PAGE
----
All Nonfiction Bullying Books Academic Author Interviews Celebrity interviews College Articles College Essays Educator of the Year Heroes Interviews Memoir Personal Experience Sports Travel & CultureAll Opinions Bullying Current Events / Politics Discrimination Drugs / Alcohol / Smoking Entertainment / Celebrities Environment Love / Relationships Movies / Music / TV Pop Culture / Trends School / College Social Issues / Civics Spirituality / Religion Sports / Hobbies
- Summer Guide
- College Guide
- Author Interviews
- Celebrity interviews
- College Articles
- College Essays
- Educator of the Year
- Personal Experience
- Travel & Culture
- Current Events / Politics
- Drugs / Alcohol / Smoking
- Entertainment / Celebrities
- Love / Relationships
- Movies / Music / TV
- Pop Culture / Trends
- School / College
- Social Issues / Civics
- Spirituality / Religion
- Sports / Hobbies
- Community Service
- Letters to the Editor
- Pride & Prejudice
- What Matters
To Be or Not to Be MAG
Who are you? Your parents’ teenager. Your sibling’s nemesis. Your teacher’s pet. Your friend’s favorite make-over project. Your employer’s dedicated worker. You may be those and much more, but who and what really defines you?
As teens, we are challenged every day by the expectations thrust upon us. Parents, siblings, teachers, friends, employers and others intersect our lives with expectations for who we are and what we should become. From their perspective, it is fair to communicate their vision for our lives. Their experiences justify their gentle orchestration of our goals and plans. However, following the identical career path of your parents or walking the walk of our peers leaves many of us wanting more.
We do want more! We want to define ourselves based on our individual experiences and dreams. We envision a time when we alone are responsible for shaping our lives, and we wish to start now. We want to become more than an amalgamation of the dreams of our parents, teachers, friends and employers. But talking the talk is cheap.
Let’s get started by taking charge of defining our identities. When was the last time you took note of all your commitments and questioned the rationale for your involvement? Have you ever drawn a diagram of where you want your life to go and the steps necessary to achieve these goals? Do you look around your community and see opportunities to share your time, talent and resources? Have you thought about getting involved in a new project, but don’t have time to do it? Do you have a feeling for the impression you leave on others? Can you walk away from negative elements others consider cool?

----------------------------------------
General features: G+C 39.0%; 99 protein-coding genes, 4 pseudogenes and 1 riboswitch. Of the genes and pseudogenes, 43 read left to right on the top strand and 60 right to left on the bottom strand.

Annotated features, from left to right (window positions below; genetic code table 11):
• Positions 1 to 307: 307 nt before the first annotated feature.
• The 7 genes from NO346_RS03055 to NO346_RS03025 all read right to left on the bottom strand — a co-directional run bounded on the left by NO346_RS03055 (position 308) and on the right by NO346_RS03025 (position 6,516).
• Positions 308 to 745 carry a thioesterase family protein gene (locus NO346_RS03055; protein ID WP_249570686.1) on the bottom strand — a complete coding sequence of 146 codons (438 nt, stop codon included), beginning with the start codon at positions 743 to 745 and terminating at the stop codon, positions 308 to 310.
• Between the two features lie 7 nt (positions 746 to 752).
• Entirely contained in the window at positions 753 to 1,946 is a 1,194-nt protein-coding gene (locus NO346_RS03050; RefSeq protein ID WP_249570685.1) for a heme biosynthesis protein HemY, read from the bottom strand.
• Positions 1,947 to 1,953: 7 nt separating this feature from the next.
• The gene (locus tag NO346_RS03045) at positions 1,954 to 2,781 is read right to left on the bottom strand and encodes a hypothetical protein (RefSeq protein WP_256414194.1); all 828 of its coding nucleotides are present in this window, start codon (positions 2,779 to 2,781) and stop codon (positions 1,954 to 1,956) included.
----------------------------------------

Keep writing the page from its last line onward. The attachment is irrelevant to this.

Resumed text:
Our commitments are consuming us. Often, we join an organization just to satisfy our parents, teachers or friends. Taking an honest look at the reason for joining will help focus our efforts toward meaningful commitments.
Taking charge of our lives means knowing ourselves and how we want to evolve. Ambitious? Possibly, but it is essential to determine our goals. This allows us to own our goals without licensing others to nurture our dreams. Map out what you want your life to be. Claim your self-image.
Community service may be a requirement at some schools, but it provides an invaluable opportunity to share our skills with those in need. Active involvement in a community-wide effort to affect change does make more of a difference and supports a greater change in your outlook. Sure, it is easy to donate a book or some cash, but it is more difficult to look into the faces of those in need and answer their questions, or fulfill their dreams. Get involved in your community and witness a change in yourself.
No spare time to learn a new skill or pursue a hobby, or participate in life’s simple pleasures? There’s something wrong with this picture. As the old adage goes, take time to smell the flowers. When you allocate your time more effectively, you often gain a different perspective. If you make time to smell the flowers, you will also have time to recognize the abundance of opportunities - opportunities that will help you develop a greater sense of connection to your world and challenge you to develop the skills to become your personal best.
How do others see you? How do you wish to be viewed? Often, the impression we impart to others is not what we had in mind. It’s difficult to figure out why people think the way they do, but if we find ourselves constantly in difficult situations, we may need to reassess. Individual ideas are highly respected; self-serving indulgements are often construed as offensive. Develop an inner you that works well with others. Discover ways to communicate your ideas without putting others down. Self-respect includes respect for others.
Is there a handful of teens in your school who dictate what is “cool” for everyone? Why? Why do the masses let a few declare that the car you just got - that you waited so long for - is not “it” because it is not a BMW, Benz or Jag? Why do we let these individuals steal our joy and make us feel inadequate? It’s time to fight back! It is “cool” because we say it is. We must define our standard of acceptability, not allow ourselves to roll with whatever the “in crowd” dictates. It’s not going to be easy to reverse the trend, but just say no! No to things you choose not to be about. No to things that will negatively impact your goals. No to things that will morph your identity into something you don’t want to be.
To be or not to be, that is the question we must ask ourselves. Do we choose to be the individual we envision in our dreams or are we satisfied with the identity others thrust upon us? It is our choice to celebrate our own uniqueness and work hard toward developing an identity that encompasses who we choose to be.